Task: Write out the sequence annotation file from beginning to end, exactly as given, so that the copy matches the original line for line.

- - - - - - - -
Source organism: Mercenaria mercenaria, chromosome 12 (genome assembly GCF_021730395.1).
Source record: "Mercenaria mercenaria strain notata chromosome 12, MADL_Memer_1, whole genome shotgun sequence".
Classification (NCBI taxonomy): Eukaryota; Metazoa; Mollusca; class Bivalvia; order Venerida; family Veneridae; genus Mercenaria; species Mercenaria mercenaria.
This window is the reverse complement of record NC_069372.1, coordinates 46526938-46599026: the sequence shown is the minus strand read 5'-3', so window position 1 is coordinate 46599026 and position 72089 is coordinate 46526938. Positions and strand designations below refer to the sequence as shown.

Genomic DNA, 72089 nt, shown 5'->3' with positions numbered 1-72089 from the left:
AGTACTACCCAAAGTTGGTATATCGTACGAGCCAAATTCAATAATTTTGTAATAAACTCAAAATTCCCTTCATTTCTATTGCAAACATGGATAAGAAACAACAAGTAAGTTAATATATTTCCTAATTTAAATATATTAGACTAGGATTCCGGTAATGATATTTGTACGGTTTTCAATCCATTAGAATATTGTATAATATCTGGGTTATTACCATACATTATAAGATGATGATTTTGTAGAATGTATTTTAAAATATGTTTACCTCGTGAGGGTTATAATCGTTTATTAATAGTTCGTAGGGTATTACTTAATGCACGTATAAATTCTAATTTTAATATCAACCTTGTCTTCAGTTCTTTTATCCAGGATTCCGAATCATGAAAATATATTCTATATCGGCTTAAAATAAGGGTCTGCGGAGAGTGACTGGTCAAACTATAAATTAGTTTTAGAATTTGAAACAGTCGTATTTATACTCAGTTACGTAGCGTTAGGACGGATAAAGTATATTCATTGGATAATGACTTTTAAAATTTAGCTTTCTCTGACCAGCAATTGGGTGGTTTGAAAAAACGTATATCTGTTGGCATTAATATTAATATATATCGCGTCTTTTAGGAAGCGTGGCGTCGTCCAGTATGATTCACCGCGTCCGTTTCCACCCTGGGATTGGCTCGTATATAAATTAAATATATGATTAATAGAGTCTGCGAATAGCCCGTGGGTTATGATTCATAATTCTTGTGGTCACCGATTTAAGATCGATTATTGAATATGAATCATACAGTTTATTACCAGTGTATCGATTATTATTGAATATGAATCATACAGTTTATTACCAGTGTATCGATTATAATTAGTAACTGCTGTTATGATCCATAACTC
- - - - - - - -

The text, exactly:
Source organism: Mercenaria mercenaria, chromosome 12 (genome assembly GCF_021730395.1).
Source record: "Mercenaria mercenaria strain notata chromosome 12, MADL_Memer_1, whole genome shotgun sequence".
Classification (NCBI taxonomy): Eukaryota; Metazoa; Mollusca; class Bivalvia; order Venerida; family Veneridae; genus Mercenaria; species Mercenaria mercenaria.
This window is the reverse complement of record NC_069372.1, coordinates 46526938-46599026: the sequence shown is the minus strand read 5'-3', so window position 1 is coordinate 46599026 and position 72089 is coordinate 46526938. Positions and strand designations below refer to the sequence as shown.

Genomic DNA, 72089 nt, shown 5'->3' with positions numbered 1-72089 from the left:
AGTACTACCCAAAGTTGGTATATCGTACGAGCCAAATTCAATAATTTTGTAATAAACTCAAAATTCCCTTCATTTCTATTGCAAACATGGATAAGAAACAACAAGTAAGTTAATATATTTCCTAATTTAAATATATTAGACTAGGATTCCGGTAATGATATTTGTACGGTTTTCAATCCATTAGAATATTGTATAATATCTGGGTTATTACCATACATTATAAGATGATGATTTTGTAGAATGTATTTTAAAATATGTTTACCTCGTGAGGGTTATAATCGTTTATTAATAGTTCGTAGGGTATTACTTAATGCACGTATAAATTCTAATTTTAATATCAACCTTGTCTTCAGTTCTTTTATCCAGGATTCCGAATCATGAAAATATATTCTATATCGGCTTAAAATAAGGGTCTGCGGAGAGTGACTGGTCAAACTATAAATTAGTTTTAGAATTTGAAACAGTCGTATTTATACTCAGTTACGTAGCGTTAGGACGGATAAAGTATATTCATTGGATAATGACTTTTAAAATTTAGCTTTCTCTGACCAGCAATTGGGTGGTTTGAAAAAACGTATATCTGTTGGCATTAATATTAATATATATCGCGTCTTTTAGGAAGCGTGGCGTCGTCCAGTATGATTCACCGCGTCCGTTTCCACCCTGGGATTGGCTCGTATATAAATTAAATATATGATTAATAGAGTCTGCGAATAGCCCGTGGGTTATGATTCATAATTCTTGTGGTCACCGATTTAAGATCGATTATTGAATATGAATCATACAGTTTATTACCAGTGTATCGATTATTATTGAATATGAATCATACAGTTTATTACCAGTGTATCGATTATAATTAGTAACTGCTGTTATGATCCATAACTC